Any owning group will have struggled with TPE. The trade unions claim that a leadership failure and inability to engage was, though, First’s nemesis. Its longstanding operations director, Paul Watson, who has worked for me in the past, was a first class communicator with the highest integrity (up until his recent retirement), and its customer service director, Kathryn O’Brien is hugely regarded. Where TPE may have struggled is not having had for a sustained period someone at the helm at the very cutting edge of experience and with a hugely visible and charismatic style, well respected from the frontline upwards – a Tom Joyner, Mark Hopwood, Patrick Verwer type from the current cadre of MDs, for instance.

I feel for First, just as I do all the current private transport groups, who display resolve and blunted commercial flair. I believe that all of them are striving to do the best for customers and managing to deliver, in their way, improvements that are sometimes underestimated. Meanwhile, from my own tiny, micro-interaction with TPE, it felt like they were trying to function in an environment where there was too much stakeholder influence or control. I remember hatching a plan with Transport Focus and the TPE customer experience management team to spend around £20k which was already committed for them to invest in customer service, on a very detailed customer insight programme. All parties were up for it, but it had to be signed off by Transport for North and nothing happened.

Whether TPE will in the foreseeable future become masters of their destiny, is anyone’s guess. Will they be trusted with freedom now they are in the public sector? I’ve always been sanguine about the benefits of nationalisation versus privatisation. However, what I do object to is this situation where state ownership of TOCs has in recent times been allowed to creep in and then morph towards a position of such increased dominance, without a proper transparent debate or stated strategic plan being unleashed into the public domain.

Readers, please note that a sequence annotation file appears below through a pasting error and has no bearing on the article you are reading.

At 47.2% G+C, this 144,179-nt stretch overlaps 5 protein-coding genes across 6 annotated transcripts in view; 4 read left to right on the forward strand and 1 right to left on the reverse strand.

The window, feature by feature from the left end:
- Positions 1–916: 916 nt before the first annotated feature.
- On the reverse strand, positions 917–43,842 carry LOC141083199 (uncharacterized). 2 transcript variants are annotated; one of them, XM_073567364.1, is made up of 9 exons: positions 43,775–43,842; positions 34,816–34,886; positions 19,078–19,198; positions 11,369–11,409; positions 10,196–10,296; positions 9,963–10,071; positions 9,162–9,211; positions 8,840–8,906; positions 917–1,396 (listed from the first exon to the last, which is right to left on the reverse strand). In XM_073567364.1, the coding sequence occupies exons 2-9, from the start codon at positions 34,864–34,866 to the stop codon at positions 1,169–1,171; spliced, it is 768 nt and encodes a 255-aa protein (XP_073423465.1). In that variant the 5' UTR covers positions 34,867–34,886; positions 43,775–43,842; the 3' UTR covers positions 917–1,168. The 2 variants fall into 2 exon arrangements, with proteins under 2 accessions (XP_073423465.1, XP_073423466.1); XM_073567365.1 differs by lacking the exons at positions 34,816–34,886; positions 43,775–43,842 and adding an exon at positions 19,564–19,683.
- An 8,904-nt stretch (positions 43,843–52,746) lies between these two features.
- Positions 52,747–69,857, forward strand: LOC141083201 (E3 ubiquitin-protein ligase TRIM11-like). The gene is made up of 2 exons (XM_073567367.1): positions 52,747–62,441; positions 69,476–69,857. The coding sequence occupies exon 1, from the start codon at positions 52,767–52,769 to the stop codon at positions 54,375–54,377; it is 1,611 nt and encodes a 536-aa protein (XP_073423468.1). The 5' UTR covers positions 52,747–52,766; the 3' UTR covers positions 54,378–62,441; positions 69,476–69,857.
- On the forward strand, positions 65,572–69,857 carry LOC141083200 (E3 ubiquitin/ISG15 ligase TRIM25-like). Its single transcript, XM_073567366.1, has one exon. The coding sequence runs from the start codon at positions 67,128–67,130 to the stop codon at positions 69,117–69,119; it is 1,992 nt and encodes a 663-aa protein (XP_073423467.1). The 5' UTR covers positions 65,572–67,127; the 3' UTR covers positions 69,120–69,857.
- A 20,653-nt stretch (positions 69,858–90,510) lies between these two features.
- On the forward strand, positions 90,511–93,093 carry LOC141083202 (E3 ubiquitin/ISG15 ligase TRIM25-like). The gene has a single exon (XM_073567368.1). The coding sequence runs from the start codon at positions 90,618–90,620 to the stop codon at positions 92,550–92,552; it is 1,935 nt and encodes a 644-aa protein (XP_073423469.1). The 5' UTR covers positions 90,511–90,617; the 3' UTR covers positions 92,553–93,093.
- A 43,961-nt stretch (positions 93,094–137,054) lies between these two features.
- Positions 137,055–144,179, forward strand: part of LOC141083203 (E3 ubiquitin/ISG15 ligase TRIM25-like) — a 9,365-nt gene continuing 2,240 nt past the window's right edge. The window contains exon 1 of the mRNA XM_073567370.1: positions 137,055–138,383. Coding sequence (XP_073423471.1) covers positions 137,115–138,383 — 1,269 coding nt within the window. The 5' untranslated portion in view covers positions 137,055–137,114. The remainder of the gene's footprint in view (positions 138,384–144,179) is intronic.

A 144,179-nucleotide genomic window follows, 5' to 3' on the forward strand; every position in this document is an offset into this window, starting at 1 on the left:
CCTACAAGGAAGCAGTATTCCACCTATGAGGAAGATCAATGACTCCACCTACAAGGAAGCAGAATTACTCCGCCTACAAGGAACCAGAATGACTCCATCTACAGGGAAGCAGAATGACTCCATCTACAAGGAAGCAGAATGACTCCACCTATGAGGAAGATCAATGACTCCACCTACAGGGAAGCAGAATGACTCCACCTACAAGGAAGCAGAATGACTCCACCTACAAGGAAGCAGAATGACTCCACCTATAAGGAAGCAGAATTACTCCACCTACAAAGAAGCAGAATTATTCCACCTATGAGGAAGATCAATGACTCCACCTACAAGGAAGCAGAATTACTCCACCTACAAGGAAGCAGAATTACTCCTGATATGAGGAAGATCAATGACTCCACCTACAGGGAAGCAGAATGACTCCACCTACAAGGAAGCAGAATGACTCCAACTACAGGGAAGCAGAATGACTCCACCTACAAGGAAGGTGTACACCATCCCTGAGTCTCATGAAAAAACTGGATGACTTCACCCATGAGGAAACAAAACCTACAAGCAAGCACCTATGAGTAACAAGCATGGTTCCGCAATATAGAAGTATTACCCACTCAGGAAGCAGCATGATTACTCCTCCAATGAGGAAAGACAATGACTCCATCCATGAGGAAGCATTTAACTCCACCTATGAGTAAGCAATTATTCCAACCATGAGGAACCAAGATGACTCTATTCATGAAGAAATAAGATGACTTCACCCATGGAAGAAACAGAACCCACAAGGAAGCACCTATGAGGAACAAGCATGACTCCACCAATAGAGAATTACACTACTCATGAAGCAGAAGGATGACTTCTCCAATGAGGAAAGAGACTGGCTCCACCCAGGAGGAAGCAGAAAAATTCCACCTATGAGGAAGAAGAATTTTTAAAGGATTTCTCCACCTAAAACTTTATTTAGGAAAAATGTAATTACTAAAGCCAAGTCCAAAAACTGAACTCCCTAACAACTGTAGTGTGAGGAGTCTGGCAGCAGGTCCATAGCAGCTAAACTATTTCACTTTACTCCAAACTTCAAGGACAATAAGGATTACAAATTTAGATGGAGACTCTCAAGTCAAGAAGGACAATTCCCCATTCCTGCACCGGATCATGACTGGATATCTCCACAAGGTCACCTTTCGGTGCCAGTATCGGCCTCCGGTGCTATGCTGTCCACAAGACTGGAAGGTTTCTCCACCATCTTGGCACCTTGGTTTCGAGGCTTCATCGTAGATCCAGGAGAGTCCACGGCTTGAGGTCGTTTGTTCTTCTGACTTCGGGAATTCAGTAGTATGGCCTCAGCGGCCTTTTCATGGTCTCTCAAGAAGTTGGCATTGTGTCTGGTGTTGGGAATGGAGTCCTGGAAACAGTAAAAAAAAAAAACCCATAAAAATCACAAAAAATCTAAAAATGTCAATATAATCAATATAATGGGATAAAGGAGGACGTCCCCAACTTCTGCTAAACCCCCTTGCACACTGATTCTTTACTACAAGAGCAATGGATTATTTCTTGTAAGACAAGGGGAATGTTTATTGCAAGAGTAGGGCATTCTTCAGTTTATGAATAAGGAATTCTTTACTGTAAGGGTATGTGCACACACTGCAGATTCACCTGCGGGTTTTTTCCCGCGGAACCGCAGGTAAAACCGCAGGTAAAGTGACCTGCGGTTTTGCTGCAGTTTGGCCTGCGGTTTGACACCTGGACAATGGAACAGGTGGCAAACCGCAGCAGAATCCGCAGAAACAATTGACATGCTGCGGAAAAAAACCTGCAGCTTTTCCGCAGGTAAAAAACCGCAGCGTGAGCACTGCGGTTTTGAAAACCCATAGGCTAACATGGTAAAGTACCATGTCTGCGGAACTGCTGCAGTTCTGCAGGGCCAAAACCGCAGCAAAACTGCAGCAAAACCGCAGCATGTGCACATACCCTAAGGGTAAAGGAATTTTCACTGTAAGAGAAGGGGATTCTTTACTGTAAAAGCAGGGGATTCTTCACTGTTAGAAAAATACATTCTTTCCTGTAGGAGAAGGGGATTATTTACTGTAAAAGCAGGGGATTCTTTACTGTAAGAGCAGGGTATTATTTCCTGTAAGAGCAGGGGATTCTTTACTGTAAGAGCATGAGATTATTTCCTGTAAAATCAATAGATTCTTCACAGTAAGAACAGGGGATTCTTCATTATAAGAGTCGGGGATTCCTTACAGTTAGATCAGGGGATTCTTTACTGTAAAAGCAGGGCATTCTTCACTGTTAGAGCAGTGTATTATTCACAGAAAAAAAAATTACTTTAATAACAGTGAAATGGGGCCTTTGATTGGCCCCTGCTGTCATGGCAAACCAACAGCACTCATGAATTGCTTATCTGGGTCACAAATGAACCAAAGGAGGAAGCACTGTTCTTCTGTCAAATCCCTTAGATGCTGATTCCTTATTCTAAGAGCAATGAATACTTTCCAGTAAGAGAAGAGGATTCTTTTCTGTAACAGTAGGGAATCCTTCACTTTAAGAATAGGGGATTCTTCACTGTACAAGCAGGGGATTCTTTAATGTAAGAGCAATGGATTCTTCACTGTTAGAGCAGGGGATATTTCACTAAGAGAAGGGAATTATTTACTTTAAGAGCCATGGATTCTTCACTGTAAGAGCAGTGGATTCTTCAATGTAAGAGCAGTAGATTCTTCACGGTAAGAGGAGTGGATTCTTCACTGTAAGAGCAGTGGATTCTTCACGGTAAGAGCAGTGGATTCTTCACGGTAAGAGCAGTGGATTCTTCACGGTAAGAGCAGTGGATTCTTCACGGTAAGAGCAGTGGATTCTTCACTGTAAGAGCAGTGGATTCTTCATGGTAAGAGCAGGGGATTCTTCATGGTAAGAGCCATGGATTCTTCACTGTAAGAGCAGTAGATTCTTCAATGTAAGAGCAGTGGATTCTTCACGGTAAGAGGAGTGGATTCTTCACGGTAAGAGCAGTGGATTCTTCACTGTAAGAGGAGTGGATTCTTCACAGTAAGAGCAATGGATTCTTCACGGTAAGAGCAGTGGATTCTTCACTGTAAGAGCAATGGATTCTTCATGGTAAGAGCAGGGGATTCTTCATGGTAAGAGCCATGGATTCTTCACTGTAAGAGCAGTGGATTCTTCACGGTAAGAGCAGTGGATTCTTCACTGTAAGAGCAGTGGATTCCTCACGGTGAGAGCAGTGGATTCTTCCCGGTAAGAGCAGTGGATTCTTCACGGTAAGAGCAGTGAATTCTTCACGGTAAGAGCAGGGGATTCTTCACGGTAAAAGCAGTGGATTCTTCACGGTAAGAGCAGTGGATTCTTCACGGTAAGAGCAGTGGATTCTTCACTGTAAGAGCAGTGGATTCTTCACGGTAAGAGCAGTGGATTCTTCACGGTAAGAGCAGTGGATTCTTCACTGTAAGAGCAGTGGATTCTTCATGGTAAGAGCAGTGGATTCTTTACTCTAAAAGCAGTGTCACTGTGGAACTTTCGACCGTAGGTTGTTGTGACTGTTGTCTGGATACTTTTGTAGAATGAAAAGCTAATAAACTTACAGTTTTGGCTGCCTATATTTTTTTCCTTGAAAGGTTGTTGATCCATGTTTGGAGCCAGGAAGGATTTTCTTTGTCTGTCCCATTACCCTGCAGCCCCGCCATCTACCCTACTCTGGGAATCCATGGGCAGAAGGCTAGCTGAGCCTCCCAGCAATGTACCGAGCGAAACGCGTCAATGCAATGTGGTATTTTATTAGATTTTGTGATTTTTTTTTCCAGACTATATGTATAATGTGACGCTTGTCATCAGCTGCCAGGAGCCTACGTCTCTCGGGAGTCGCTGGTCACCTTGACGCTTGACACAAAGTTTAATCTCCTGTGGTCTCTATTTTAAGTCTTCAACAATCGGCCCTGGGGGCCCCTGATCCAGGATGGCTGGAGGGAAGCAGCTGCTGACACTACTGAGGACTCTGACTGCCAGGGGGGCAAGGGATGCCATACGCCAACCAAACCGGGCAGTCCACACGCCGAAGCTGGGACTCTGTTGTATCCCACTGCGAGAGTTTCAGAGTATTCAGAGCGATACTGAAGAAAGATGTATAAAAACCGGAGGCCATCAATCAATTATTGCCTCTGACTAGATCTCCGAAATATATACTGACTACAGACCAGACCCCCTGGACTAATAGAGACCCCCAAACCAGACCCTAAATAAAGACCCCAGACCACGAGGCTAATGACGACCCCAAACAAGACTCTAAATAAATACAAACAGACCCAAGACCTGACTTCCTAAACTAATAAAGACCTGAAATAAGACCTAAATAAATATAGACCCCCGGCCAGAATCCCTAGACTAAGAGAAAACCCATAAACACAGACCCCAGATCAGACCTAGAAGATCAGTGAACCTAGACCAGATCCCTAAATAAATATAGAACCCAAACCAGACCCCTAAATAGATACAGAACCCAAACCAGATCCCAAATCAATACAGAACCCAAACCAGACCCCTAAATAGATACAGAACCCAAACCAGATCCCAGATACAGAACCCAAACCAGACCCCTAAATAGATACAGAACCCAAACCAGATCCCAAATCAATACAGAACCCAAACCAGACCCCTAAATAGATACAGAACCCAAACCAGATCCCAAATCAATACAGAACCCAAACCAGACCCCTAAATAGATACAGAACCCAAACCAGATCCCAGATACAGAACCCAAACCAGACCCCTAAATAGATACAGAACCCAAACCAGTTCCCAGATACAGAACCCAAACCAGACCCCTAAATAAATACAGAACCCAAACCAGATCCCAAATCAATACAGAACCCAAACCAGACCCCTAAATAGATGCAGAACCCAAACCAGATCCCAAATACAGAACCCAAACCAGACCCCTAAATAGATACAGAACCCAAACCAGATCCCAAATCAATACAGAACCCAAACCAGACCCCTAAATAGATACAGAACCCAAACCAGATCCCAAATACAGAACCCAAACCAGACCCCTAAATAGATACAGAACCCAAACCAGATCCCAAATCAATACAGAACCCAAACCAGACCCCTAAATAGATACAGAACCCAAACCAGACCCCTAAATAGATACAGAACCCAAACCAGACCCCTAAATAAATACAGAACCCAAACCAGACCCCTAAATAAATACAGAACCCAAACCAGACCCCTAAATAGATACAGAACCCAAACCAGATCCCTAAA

Having been fine about one or two TOCs being under DOHL control, it now feels weird that large swathes of the railway, if you also include Scotland, are overseen by a ‘safe pair of hands’ team of senior rail professionals parachuted in because the private operators – who delivered record growth, I might add – can’t be trusted to do the right thing. It’s not exactly a glowing endorsement of UK rail. Little wonder that for this reason, among others, including the derisory low, single-digit margins on offer for all this hassle, bad press and distrust, new companies that I try and entice to join the market, are distinctly underwhelmed.

ABOUT THE AUTHOR: Alex Warner has over 29 years’ experience in the transport sector, having held senior roles on a multi-modal basis across the sector. He is co-founder of recruitment business Lost Group and transport consultancy AJW Experience Group (which includes Great Scenic Journeys). He is also chair of West Midlands Grand Rail Collaboration and chair of Surrey FA.

This story appears inside the latest issue of Passenger Transport.